THE BLOG

An Awkward Talk That May Save Your Son's Life

01/04/2013 01:55 pm ET | Updated Mar 06, 2013
  • Jim Higley Bobblehead Dad; Author; Speaker; Parenting Columnist; Radio Host; Cancer Warrior

Stop. Right now.

And think of some of the young men in your life. Maybe it's your own son. Or that nephew in Newark. A squeaky-clean kid you work with? How about that cute kid down the street who is always outside shooting hoops?

You're probably seeing them smiling, right? And I'll bet money you picture them as healthy.

That's a nice image. Let's work together to keep it that way. Okay?

Would you be surprised to hear that those guys are in the number one age group for testicular cancer? Yup. It's the number one cancer in young men ages 15 to 35. If you didn't know that, you're not alone. Most people -- including most moms and dads -- had no idea.

As the executive director of Single Jingles, a testicular cancer awareness organization, I talk to parents every day who regret the fact that they didn't know their sons were at risk.

Like Tracy Grist, a mom with a teenage son whose own testicular cancer had spread throughout his body by the time it was diagnosed.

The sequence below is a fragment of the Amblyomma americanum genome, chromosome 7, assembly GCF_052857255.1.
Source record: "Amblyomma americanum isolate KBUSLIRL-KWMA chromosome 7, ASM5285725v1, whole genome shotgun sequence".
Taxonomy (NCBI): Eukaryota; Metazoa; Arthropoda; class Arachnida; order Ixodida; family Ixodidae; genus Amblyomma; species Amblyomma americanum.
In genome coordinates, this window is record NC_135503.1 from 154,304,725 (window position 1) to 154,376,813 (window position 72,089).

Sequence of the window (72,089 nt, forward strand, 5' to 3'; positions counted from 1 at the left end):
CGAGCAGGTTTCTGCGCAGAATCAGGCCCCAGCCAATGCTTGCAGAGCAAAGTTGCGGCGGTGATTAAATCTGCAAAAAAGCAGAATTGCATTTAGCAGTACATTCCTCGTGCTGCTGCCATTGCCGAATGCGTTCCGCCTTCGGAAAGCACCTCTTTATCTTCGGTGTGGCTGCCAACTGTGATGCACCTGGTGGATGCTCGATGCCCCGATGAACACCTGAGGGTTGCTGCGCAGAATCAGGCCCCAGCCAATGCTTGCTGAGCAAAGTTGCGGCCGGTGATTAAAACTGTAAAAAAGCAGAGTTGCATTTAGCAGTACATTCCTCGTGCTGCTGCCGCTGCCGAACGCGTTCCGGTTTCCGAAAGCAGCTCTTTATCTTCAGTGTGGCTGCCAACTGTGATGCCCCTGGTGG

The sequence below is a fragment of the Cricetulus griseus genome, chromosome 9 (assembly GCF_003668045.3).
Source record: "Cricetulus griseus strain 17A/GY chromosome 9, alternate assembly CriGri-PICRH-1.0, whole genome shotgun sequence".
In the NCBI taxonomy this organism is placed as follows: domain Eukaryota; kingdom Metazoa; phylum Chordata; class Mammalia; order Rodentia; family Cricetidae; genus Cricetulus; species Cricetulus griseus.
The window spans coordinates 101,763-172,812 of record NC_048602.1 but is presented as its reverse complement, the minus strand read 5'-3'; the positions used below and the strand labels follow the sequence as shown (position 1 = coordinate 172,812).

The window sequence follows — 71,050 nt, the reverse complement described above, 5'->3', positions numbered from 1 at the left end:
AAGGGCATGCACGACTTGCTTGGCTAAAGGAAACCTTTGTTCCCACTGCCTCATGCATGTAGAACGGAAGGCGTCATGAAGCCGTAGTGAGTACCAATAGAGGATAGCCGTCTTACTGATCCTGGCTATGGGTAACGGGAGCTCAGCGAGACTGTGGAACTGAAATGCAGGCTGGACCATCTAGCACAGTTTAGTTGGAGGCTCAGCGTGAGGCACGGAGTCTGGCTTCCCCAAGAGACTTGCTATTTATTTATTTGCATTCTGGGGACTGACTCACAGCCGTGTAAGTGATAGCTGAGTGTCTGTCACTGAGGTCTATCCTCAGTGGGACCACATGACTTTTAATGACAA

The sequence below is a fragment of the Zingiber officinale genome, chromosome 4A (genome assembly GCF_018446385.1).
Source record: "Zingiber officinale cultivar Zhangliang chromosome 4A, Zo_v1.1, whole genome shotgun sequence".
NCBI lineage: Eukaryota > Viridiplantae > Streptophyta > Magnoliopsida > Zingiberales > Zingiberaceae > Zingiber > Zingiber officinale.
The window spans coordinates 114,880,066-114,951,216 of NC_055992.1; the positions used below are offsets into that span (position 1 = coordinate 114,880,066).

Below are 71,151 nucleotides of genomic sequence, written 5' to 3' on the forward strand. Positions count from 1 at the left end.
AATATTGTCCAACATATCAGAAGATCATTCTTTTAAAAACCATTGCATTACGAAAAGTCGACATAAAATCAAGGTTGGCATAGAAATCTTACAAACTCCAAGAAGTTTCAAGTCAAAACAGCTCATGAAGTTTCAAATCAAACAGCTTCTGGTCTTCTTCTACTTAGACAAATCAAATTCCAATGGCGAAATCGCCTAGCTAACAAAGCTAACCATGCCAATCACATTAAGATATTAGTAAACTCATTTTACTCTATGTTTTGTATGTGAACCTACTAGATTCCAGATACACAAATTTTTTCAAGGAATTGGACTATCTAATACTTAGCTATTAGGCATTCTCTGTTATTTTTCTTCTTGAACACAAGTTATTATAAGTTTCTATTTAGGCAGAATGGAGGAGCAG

"The cancer had been present for two years before we caught it," recalls Grist. "Tim didn't know the warning signs. Nor did I."

Fortunately, testicular cancer is one of the most survivable forms of cancer if it's detected early. And early detection decreases of chances of the cancer spreading to other parts of the body.

For moms and dads, the key is to have a simple -- albeit awkward -- talk with sons about their testicles. As Grist explains, "Trust me, I would give anything to go back in time -- and have a million of those awkward conversations with Tim if it could have prevented the pain, treatment, weight loss and months and months of lost childhood."

The messages parents need to give their kids is simple:

  • Know your testicles!
  • Do a simple, monthly self-exam to look for changes in your testicles (size, swelling, hardness, lumps, bumps, etc.)
  • Make sure your sons know they should always come to you if they feel anything unusual or different with their testicles
  • Take your son to his doctor if either you or your son has any concerns about the health of their testicles.

It's as simple as that.

And if you need a little motivation to have that talk, see what some of your fellow parents have to say about the importance of having that awkward talk:

For more information or to request complimentary shower cards to help you share this life-saving information with your sons, visit the Single Jingles website.